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A nuclear fusion reactor in which a magnetic field keeps charged, hot plasma moving in a doughnut-shaped vacuum container.

Graduate student at PPPL Ian Ochs wins top Princeton University fellowship

Ian Ochs, a graduate student in the Program in Plasma Physics, has won a Porter Ogden Jacobus Fellowship, the most prestigious of the honorific fellowships that the University awards annually for academic excellence. The award goes to only one student in each of the four graduate school divisions — humanities, social sciences, natural and physical sciences, and engineering. 

Applying mathematics to accelerate predictions for capturing fusion energy

A key issue for scientists seeking to bring the fusion that powers the sun and stars to Earth is forecasting the performance of the volatile plasma that fuels fusion reactions. Making such predictions calls for considerable costly time on the world’s fastest supercomputers. Now researchers at the U.S. Department of Energy’s (DOE) Princeton Plasma Physics Laboratory (PPPL) have borrowed a technique from applied mathematics to accelerate the process.

A new explanation for sudden collapses of heat in plasmas can help create fusion energy on Earth

Scientists seeking to bring the fusion that powers the sun and stars to Earth must deal with sawtooth instabilities — up-and-down swings in the central pressure and temperature of the plasma that fuels fusion reactions, similar to the serrated blades of a saw.  If these swings are large enough, they can lead to the sudden collapse of the entire discharge of the plasma.  Such swings were first observed in 1974 and have so far eluded a widely accepted theory that explains experimental observations.

Consistent with observations

A landmark plan for realizing fusion energy and advancing plasma science

Creating and controlling on Earth the fusion energy that powers the sun and stars is a key goal of scientists around the world. Production of this safe, clean and limitless energy could generate electricity for all humanity, and the possibility is growing closer to reality. Now a landmark report released this week by the American Physical Society Division of Plasma Physics Community Planning Process proposes immediate steps for the United States to take to accelerate U.S.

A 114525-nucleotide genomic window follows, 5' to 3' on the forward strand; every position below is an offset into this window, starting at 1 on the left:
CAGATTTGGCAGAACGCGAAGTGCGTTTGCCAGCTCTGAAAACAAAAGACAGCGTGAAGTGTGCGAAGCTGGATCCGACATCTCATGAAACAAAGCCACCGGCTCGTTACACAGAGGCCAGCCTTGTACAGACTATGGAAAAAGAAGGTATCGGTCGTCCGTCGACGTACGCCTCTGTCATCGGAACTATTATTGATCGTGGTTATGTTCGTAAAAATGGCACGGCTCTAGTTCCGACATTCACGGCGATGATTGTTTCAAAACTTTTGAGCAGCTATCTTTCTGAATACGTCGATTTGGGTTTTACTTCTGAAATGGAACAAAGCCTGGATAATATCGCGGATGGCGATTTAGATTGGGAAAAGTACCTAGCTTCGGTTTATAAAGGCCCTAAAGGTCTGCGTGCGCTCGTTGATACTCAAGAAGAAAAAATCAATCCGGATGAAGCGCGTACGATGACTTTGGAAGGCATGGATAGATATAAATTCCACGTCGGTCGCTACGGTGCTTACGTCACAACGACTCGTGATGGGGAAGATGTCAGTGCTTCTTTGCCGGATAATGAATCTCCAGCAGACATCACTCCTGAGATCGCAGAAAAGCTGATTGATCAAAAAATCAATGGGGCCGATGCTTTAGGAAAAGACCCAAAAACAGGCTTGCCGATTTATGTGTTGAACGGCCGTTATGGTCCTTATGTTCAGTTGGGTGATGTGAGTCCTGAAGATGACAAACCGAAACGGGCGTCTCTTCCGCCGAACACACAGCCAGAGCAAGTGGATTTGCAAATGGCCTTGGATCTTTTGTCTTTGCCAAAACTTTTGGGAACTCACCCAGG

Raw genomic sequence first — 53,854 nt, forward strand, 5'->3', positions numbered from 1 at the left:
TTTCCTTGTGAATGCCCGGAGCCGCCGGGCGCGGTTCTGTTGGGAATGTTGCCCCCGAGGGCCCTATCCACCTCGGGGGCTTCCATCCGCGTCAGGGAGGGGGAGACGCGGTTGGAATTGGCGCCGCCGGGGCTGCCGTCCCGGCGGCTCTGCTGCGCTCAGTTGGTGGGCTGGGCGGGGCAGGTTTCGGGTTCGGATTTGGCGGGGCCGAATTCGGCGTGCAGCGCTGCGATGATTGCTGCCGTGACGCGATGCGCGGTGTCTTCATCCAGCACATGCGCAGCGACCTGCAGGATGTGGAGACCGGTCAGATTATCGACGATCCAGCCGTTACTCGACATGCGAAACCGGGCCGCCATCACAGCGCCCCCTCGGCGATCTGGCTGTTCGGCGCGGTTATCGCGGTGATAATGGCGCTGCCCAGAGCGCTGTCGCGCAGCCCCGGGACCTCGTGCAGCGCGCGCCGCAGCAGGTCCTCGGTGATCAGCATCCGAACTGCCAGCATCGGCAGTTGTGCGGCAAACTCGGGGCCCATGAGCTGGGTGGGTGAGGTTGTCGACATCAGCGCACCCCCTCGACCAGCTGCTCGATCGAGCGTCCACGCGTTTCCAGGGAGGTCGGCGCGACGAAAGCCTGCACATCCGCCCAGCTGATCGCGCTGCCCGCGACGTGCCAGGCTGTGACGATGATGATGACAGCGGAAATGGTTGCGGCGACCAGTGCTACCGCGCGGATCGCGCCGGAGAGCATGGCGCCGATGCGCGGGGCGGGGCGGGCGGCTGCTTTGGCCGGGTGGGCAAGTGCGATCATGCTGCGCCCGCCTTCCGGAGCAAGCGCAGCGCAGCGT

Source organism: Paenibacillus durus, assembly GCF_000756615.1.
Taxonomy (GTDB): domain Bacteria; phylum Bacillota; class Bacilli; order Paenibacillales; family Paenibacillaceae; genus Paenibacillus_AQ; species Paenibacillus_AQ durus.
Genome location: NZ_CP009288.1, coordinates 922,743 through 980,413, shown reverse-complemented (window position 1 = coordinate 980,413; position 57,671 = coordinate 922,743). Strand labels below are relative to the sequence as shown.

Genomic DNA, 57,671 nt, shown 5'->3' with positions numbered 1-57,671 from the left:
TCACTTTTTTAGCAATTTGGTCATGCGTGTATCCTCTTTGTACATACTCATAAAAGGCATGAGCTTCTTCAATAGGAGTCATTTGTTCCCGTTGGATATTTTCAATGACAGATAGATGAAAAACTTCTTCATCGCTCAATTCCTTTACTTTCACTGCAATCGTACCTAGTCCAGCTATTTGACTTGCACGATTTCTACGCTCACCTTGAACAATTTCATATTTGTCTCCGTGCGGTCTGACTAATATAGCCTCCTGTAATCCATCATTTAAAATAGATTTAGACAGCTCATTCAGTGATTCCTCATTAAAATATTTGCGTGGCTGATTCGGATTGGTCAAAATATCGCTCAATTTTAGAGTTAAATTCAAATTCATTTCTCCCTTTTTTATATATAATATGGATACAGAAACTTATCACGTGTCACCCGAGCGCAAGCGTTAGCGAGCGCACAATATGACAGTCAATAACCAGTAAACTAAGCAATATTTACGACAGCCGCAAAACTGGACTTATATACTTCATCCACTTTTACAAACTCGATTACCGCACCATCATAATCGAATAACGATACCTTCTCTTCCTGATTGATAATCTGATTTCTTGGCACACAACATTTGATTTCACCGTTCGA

New twist in artificial intelligence could enhance the prediction of fusion disruptions

Researchers at the U.S. Department of Energy’s (DOE) Princeton Plasma Physics Laboratory (PPPL) have used Artificial Intelligence (AI) to create an innovative technique to improve the prediction of disruptions in fusion energy devices — a grand challenge in the effort to capture on Earth the fusion reactions that power the sun and stars.

The outlook for harnessing on Earth the fusion that powers the sun and stars

What does the future hold for the development of fusion energy as a safe, clean and virtually limitless source of power to generate electricity? To find out, the Andlinger Center for Energy and Environment at Princeton University spoke with Steve Cowley, director of the U.S. Department of Energy’s Princeton Plasma Physics Laboratory (PPPL) and Princeton University professor of astrophysical sciences, and Egemen Kolemen, a PPPL physicist and assistant professor of mechanical and aerospace engineering and the Andlinger Center.

Former PPPL intern honored for outstanding machine learning poster

The American Physical Society (APS) has recognized a summer intern at the U.S. Department of Energy’s (DOE) Princeton Plasma Physics Laboratory (PPPL) for producing an outstanding research poster at the world-wide APS Division of Plasma Physics (DPP) gathering last October. The student, Marco Miller, a senior at Columbia University majoring in applied physics, used machine learning to accelerate a leading PPPL computer code known as XGC as a participant in the DOE’s Summer Undergraduate Laboratory Internship (SULI) program in 2019.

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